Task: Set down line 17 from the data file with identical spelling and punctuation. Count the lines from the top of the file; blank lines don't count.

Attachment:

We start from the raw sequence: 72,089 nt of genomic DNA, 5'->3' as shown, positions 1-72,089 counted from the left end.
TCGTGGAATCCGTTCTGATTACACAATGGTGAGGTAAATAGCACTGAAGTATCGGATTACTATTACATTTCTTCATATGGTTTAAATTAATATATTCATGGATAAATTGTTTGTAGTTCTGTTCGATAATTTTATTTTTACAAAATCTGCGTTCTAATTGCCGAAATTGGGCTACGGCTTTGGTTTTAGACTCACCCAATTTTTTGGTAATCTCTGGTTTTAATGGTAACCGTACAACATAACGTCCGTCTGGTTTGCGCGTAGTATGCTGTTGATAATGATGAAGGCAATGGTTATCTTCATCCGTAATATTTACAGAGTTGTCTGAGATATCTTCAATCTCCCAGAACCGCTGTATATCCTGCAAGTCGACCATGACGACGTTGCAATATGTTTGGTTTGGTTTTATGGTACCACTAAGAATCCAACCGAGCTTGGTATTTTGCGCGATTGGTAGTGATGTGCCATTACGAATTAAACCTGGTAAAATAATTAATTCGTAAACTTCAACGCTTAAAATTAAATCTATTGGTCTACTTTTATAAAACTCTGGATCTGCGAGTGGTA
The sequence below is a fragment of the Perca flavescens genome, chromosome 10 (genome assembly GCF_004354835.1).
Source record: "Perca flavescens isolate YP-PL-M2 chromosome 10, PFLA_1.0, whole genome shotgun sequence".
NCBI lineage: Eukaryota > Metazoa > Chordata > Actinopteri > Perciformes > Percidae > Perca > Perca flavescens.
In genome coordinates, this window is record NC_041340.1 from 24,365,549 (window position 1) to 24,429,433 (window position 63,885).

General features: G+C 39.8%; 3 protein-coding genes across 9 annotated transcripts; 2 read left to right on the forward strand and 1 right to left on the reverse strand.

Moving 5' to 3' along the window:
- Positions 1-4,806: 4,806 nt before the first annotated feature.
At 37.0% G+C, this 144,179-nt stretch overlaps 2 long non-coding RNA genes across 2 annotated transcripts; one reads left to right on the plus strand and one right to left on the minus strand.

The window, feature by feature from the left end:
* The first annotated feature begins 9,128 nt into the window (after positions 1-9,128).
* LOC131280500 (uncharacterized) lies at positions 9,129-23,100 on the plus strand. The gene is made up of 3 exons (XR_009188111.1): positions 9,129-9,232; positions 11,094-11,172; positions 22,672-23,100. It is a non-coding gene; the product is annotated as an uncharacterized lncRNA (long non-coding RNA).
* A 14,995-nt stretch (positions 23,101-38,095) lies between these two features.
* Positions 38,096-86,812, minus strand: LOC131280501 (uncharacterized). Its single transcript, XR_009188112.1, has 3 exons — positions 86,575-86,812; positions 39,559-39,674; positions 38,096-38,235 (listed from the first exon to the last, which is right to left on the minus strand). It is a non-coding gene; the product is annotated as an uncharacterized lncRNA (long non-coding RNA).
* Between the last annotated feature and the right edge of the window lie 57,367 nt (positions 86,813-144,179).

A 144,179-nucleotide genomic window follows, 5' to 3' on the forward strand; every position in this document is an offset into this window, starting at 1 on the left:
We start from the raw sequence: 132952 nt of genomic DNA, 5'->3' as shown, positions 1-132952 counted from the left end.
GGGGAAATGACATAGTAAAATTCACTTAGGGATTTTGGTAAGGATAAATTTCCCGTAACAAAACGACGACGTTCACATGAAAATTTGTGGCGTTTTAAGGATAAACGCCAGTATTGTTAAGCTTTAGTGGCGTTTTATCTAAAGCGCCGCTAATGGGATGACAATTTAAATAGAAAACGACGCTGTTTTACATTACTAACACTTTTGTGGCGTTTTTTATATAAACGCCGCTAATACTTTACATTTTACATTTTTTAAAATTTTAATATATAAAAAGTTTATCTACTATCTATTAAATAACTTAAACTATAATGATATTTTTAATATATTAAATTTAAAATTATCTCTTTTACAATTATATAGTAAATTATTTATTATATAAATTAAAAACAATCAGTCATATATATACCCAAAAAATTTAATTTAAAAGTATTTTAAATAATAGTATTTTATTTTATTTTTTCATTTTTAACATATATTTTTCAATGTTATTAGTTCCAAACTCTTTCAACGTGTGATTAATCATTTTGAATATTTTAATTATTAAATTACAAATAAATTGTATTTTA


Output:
A 144,179-nucleotide genomic window follows, 5' to 3' on the forward strand; every position in this document is an offset into this window, starting at 1 on the left: